But whatever the government feels about big deals – one worry is that AT&T would make some content from Time Warner exclusive to its own distribution properties – it may have little choice. AT&T claims there

“The critical and uncontested fact is that this merger neither eliminates any competitor nor increases concentration in any market,” AT&T said in a statement.

Media watchdog groups had been opposed to the deal from the start, but have expressed some trepidation over the reports that the action could be at least in part motivated by the President’s own bias toward CNN. Many have said that would create a dangerous precedent.

“Blocking this merger is the right thing to do — and we hope the Justice Department is doing it for the right reasons,” Free Press CEO Craig Aaron said in a statement. “This deal would give AT&T way too much power to undercut competitors and raise costs on TV viewers and internet users everywhere.

“…It’s refreshing to see the Justice Department doing something about this deal,” Aaron continued. “However, we remain very troubled by President Trump’s threats to punish outlets like CNN that have aired critical coverage of the administration. The Justice Department must demonstrate that Trump’s saber-rattling has nothing to do with this suit. It could start by giving the same level of scrutiny to other mega-deals like Sinclair’s proposed merger with Tribune. But the bottom line is that the public would be best served if this merger is scrapped.”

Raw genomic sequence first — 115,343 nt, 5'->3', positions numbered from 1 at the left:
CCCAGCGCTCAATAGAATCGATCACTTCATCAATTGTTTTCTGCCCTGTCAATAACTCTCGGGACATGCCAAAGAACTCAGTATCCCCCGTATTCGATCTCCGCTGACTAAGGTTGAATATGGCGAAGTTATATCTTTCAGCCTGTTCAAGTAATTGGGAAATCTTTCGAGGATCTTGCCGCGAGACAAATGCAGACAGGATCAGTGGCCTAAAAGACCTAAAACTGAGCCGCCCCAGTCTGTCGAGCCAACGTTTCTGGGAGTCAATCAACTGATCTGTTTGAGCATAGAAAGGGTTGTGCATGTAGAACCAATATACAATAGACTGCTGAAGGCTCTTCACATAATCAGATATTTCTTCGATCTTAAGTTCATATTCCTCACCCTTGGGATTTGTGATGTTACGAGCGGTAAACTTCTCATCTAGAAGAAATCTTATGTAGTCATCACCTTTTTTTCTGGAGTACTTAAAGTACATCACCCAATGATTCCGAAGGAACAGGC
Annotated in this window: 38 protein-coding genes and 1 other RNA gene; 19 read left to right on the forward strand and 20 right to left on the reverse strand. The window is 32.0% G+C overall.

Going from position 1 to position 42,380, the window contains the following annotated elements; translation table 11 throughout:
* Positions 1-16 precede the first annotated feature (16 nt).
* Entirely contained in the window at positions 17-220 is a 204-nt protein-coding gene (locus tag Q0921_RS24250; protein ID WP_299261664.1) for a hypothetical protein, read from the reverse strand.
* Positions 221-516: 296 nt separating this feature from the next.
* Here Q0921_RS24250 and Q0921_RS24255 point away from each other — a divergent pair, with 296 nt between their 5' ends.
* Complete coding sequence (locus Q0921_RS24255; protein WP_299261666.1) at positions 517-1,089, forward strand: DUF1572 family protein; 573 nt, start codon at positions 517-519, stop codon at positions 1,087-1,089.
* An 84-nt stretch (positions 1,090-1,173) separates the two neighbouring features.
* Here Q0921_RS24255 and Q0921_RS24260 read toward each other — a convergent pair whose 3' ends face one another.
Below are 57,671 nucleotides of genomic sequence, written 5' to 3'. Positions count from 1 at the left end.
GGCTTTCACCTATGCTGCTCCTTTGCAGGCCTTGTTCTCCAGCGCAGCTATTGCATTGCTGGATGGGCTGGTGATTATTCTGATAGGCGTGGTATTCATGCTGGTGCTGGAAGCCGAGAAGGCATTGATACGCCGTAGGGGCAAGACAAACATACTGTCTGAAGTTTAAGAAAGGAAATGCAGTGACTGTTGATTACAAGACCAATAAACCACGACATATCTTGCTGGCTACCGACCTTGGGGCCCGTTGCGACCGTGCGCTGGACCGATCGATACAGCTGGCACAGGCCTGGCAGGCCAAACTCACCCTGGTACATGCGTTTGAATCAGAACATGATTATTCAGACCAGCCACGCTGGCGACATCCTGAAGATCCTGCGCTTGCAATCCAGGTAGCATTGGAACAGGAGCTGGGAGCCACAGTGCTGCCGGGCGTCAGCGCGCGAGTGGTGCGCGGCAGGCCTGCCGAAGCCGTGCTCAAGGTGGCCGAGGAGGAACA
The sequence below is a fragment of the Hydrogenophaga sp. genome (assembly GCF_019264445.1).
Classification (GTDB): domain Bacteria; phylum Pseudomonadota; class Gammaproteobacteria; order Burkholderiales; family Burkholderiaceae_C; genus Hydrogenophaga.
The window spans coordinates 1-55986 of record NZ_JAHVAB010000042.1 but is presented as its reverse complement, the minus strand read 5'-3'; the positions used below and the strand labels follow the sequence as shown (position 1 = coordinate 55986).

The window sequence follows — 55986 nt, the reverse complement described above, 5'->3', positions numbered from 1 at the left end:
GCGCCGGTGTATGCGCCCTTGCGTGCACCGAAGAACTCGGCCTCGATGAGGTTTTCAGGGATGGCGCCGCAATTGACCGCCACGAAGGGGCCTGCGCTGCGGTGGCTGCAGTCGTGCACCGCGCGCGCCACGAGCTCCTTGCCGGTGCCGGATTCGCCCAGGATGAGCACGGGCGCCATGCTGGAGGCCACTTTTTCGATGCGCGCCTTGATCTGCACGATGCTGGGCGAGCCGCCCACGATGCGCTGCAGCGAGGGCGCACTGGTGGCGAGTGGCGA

Time Warner shares were down by about 1% on Nov. 20 and were priced as low as $87.15and as high as $88.50 in after-hours trading.

Some observers have warned that the DOJ action could put a chill on future media mergers, especially those involving companies that have been critical of the president. Stephenson agreed.

“I would suggest that this lawsuit has the whole world questioning what they will, can and cannot do,” Stephenson said. This throws a huge degree of uncertainty to anybody contemplating joint ventures, anybody contemplating M&A. That’s one of the key concerns about this. To take suddenly without any notice and just upturn 50 years of precedent on a transaction like this can have nothing but a freezing effect on commerce in general.”